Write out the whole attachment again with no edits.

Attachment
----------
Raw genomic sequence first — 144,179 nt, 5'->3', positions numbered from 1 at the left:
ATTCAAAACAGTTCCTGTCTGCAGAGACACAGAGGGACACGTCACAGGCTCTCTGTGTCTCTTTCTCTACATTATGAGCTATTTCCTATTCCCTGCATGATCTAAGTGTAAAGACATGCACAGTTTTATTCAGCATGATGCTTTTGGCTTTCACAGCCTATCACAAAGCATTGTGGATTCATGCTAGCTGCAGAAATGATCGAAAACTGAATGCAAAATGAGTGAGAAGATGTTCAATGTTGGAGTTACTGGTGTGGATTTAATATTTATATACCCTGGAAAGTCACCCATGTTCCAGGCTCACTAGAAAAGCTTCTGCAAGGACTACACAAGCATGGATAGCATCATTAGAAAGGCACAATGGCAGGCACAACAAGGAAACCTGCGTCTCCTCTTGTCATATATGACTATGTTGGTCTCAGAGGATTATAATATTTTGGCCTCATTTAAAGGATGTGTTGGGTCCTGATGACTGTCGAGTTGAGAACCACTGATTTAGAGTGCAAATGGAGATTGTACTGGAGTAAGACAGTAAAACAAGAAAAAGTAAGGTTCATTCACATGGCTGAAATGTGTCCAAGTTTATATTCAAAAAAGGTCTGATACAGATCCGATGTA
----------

Raw genomic sequence first — 144,179 nt, 5'->3', positions numbered from 1 at the left:
ATTCAAAACAGTTCCTGTCTGCAGAGACACAGAGGGACACGTCACAGGCTCTCTGTGTCTCTTTCTCTACATTATGAGCTATTTCCTATTCCCTGCATGATCTAAGTGTAAAGACATGCACAGTTTTATTCAGCATGATGCTTTTGGCTTTCACAGCCTATCACAAAGCATTGTGGATTCATGCTAGCTGCAGAAATGATCGAAAACTGAATGCAAAATGAGTGAGAAGATGTTCAATGTTGGAGTTACTGGTGTGGATTTAATATTTATATACCCTGGAAAGTCACCCATGTTCCAGGCTCACTAGAAAAGCTTCTGCAAGGACTACACAAGCATGGATAGCATCATTAGAAAGGCACAATGGCAGGCACAACAAGGAAACCTGCGTCTCCTCTTGTCATATATGACTATGTTGGTCTCAGAGGATTATAATATTTTGGCCTCATTTAAAGGATGTGTTGGGTCCTGATGACTGTCGAGTTGAGAACCACTGATTTAGAGTGCAAATGGAGATTGTACTGGAGTAAGACAGTAAAACAAGAAAAAGTAAGGTTCATTCACATGGCTGAAATGTGTCCAAGTTTATATTCAAAAAAGGTCTGATACAGATCCGATGTA